LAS VEGAS, Nev. -- Now, we find out.

Finally, after the hype and the wait and the head games and the buzz, we'll soon find out the truth: whether we're in for a sports spectacle ... or we're just suckers.

That's at stake Saturday night as much as any notion of the future of boxing, the merits or amateurism of Conor McGregor the boxer, the legacy of Floyd Mayweather Jr., any of it.

In sports we have always sought a careful combination of the buzz and beauty of real drama, and the idea that those dramas have real meaning. That competitors, if not equal, at least belong in the same arena. That the magic we hope for in sports' biggest events capture us because anything really can -- and sometimes does -- happen.

Miracles on Ice can come true. The Chicago Cubs don't have to spend baseball eternity cursed by a goat. No Super Bowl lead is truly safe. No 3-1 NBA Finals deficit is truly the end. No underdog stepping onto a field or court or diamond does so without a chance at greatness.

Sports are not the Kardashians, not WWE, not a facsimile of competition. They are a place where the best and worst parts of our actual lives play out, up to and including the uncertainty of how things will go.

That's why I would happily pony up $100 for Mayweather-McGregor.

It's why I, and many of my media colleagues, are in Las Veags to see what unfolds in the ring at T-Mobile Arena on Saturday between a UFC star and a boxing legend. It's why you will be watching live across the world at 9 p.m. ET on Showtime PPV.

We want the idea that McGregor has no chance -- that this is a circus, a farce, a Mayweather rubber stamp to 50-0 that gilds all the actors in money while fleecing all the true believers who thought this was a real competition -- to vanish.

Soon, finally, we'll know if -- as a boxer -- he's the Conor McGregor or rather Con Man McGregor.

We do not need a McGregor win for this fight to be worth all the money, energy, drama, ink and time on the airwaves to have been worth it. We just need, like with the Cavs against the Warriors this past NBA Finals, for the underdog -- even if he's soundly bested -- to give us those glimpses of what is possible.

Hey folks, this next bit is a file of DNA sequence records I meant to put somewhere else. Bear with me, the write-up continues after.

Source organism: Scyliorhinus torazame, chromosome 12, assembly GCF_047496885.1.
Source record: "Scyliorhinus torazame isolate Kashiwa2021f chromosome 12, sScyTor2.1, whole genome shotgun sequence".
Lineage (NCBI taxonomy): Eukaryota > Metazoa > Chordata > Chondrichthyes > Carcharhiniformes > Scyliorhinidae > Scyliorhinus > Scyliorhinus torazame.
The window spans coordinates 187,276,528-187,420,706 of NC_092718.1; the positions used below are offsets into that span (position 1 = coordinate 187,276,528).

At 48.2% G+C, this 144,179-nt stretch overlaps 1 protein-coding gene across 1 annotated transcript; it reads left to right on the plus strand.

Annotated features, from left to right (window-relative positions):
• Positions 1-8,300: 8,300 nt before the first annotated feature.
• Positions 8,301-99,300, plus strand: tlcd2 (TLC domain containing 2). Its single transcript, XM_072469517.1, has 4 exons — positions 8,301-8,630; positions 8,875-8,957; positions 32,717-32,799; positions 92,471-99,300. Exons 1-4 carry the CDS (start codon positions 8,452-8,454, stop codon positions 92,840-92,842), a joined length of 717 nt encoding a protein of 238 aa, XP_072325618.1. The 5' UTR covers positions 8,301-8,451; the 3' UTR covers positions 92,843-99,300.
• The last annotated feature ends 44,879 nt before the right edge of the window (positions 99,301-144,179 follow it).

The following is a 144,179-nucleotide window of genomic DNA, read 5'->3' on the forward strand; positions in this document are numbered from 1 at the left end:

You would be hard pressed this week to walk the streets of Las Vegas and find a true believer and combat sport expert who deeply and truly believes McGregor will win this fight. Many think he doesn't belong in the ring at all, and those who claim otherwise happen to be deeply connected to (or invested in) UFC.

The public loves Conor, boxing con man or otherwise. For roughly every 13 bets that have been made on the fight in recent weeks, 12 have been placed for McGregor. Yet the majority of the money has been bet on his opponent. That means the public -- the fans -- believe this is a real sports event, while the sharps and the sharks with the deep pockets think it's a joke.

So here's what we need for this to be the fight of the year instead of the farce of the year: McGregor has to put up a real, true fight. Not a win -- not necessarily.

Go the distance. Make Mayweather bleed. Land punches no one saw coming and force that mesmerized crowed -- and all those deep-pockets betters -- to hold their breath at least a few times with the uneasy feeling McGregor could do it.

Yes, a McGregor win would be epic. And stunning. But the real victory for him, and for the rest of us, will be if he simply proves he belongs in the ring with one of the great pound-for-pound fighters of all time.

In the end, all we really need from our sports is the thrill they give because the uncertainty and the possibility surrounding them are real. 

Give that to us, Conor McGregor, win or lose, and the real con job will be on the doubters who said you didn't belong in that ring.